Clearly, Mussolini’s and Hitler’s use of religion was purely pragmatic and political, simply a means to an end. The end was totalitarian dominance of their followers’ lives, minds and institutions. Both of those rulers used a perverted approach to Christianity to foster extreme nationalism: In Germany, it focused on the genetic superiority of the Aryan Germanic people; in Italy, it focused on recalling Italy’s direct connection to the ancient, immensely powerful Roman Empire, one vestige of which was the Roman Catholic Church, still centered in the city of Rome.
Of course, in both countries, the original international and intercultural character of the Christian religion, one of its most essential founding principles, was totally ignored. In point of fact, Christianity’s teachings are diametrically opposed to all the key elements of fascism. In order to obtain the seeming support of Christianity, fascism has to grasp hold of one particular motif or group of Christians, then use that to gain an entrance into the church.
The Nazi Party used Martin Luther’s extreme anti-Semitism as its way into German Protestant churches. Donald Trump has been using the right-wing nationalist strain of American evangelical churches and the extreme right wing of the Catholic Church. Fascism gains strength by carefully creating somebody to hate. For the Nazi fascism, it was the Jews and the leftist Communists. For Trump’s fascism, it is Latin Americans, Muslims and left-leaning socialists of any sort. Fascism is always based on hate, revenge, war and unilateral power. Christ’s Sermon on the Mount is based on love, understanding, peace and cooperation.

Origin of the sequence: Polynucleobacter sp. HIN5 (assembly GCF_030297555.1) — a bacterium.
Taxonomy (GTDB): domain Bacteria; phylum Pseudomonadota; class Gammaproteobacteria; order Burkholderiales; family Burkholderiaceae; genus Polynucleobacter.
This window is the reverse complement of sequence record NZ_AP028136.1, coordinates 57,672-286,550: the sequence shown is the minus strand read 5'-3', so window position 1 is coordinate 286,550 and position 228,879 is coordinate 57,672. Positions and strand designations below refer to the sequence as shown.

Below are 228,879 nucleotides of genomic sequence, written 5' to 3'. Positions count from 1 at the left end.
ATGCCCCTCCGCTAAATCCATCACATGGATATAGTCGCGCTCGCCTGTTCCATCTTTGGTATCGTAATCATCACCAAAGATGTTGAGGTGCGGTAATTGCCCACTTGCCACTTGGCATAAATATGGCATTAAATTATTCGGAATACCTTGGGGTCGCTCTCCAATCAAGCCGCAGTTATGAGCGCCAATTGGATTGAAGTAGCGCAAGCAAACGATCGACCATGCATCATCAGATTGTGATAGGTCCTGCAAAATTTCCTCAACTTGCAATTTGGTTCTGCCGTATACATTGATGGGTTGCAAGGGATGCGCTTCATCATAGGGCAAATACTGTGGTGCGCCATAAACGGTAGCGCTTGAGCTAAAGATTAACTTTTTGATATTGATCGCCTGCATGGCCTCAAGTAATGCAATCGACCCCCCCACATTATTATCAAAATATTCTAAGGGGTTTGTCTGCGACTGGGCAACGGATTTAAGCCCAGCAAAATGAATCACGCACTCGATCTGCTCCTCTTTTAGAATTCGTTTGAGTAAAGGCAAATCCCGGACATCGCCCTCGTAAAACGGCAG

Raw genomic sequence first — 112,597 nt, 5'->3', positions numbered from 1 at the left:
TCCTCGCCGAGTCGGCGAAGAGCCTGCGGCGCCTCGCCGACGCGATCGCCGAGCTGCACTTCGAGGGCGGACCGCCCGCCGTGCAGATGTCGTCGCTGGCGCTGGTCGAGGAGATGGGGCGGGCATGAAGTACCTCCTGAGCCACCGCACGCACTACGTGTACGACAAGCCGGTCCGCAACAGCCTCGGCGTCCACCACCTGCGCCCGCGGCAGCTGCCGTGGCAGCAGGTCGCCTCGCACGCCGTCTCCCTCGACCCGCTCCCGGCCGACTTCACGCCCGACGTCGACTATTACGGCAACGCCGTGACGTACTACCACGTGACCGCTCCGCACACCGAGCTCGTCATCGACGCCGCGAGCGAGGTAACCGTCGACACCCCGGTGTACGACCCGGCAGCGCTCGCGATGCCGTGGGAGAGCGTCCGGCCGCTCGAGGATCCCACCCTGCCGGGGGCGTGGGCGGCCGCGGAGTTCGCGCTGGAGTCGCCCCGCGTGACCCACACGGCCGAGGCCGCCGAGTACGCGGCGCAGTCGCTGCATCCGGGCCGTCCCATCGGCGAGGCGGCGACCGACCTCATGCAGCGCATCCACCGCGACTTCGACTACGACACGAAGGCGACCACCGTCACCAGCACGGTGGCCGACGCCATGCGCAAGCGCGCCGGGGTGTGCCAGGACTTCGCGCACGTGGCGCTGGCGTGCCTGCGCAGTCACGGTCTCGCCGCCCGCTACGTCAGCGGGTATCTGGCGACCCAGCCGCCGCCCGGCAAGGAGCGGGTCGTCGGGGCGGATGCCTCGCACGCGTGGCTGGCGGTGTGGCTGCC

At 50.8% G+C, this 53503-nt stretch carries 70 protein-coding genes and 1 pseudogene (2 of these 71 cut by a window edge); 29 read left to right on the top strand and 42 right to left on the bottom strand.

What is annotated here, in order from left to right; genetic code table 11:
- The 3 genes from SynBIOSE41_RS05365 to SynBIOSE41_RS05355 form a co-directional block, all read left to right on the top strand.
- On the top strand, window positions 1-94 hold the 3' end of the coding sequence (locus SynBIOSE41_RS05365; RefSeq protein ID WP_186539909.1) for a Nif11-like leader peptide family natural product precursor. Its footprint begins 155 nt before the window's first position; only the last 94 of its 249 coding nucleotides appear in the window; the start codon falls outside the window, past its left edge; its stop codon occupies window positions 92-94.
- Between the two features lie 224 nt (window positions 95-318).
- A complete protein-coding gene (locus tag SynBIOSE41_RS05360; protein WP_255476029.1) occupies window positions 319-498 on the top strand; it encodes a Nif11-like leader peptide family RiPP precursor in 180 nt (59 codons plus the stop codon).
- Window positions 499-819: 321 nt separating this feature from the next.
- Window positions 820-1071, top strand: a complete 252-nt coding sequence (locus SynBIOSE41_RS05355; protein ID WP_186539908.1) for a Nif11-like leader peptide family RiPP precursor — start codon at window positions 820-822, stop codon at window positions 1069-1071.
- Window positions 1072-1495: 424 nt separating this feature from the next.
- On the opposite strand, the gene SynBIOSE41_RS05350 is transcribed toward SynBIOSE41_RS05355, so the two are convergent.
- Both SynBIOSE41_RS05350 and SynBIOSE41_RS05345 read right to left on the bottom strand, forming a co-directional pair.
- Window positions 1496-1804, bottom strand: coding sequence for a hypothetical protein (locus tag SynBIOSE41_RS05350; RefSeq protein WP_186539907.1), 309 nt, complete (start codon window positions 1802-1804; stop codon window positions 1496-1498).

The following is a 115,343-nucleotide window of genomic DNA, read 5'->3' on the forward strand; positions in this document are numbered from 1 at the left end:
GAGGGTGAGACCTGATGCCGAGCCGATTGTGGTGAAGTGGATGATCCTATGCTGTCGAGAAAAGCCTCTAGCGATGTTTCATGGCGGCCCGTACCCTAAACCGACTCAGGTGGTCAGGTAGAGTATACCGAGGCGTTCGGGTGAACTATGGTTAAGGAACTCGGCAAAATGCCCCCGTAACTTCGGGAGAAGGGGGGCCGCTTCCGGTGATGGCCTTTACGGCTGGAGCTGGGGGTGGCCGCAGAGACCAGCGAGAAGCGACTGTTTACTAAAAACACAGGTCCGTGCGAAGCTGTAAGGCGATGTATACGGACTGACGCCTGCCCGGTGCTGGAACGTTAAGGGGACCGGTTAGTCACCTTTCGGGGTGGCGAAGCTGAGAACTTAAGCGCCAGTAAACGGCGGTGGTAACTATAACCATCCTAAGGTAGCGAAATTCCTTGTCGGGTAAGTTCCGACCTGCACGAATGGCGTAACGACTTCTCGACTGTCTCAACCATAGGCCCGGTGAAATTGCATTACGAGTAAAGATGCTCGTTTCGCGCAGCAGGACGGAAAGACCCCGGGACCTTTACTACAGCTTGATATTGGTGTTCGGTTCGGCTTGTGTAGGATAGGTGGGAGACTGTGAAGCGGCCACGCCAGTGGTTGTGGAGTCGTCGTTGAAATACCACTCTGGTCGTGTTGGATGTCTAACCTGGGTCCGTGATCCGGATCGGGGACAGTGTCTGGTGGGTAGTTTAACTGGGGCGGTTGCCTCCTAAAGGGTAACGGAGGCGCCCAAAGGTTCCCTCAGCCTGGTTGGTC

For those who maintain that religion should have no place in contemporary political and civic discourse, I have a question: We know from the history of the 20th century that fascism is appealing to many, many people — especially when they are living under duress.
Where do we find the vocabulary, the conviction and the ideological armaments to combat fascism? I am not at all convinced that secular humanism is up to the task. There were plenty of secular humanists in Germany in the early 20th century and there are plenty of secular humanists in the early 21st century in America. But Germany ended up Hitler and America ended up Trump.
In the eyes and hearts of their followers, fascist leaders become not only larger than life but also imbued with a semi-divine justification upholding their actions and charisma. We need to remind ourselves that the single biggest reason Roman emperors persecuted Christians was that Christians refused to recognize the divine nature of the emperor.
American Christians are a huge percentage of the American electorate. It is high time all of our country’s Christians realize we are on the verge of veering very far off course. Any political platform based on hate, extreme nationalism and brute power is profoundly unChristian — it is fascism. It’s that simple. We are better than that, and we deserve better than that.
John Nassivera is a former professor who retains affiliation with Columbia University’s Society of Fellows in the Humanities. He lives in Vermont and part time in Mexico.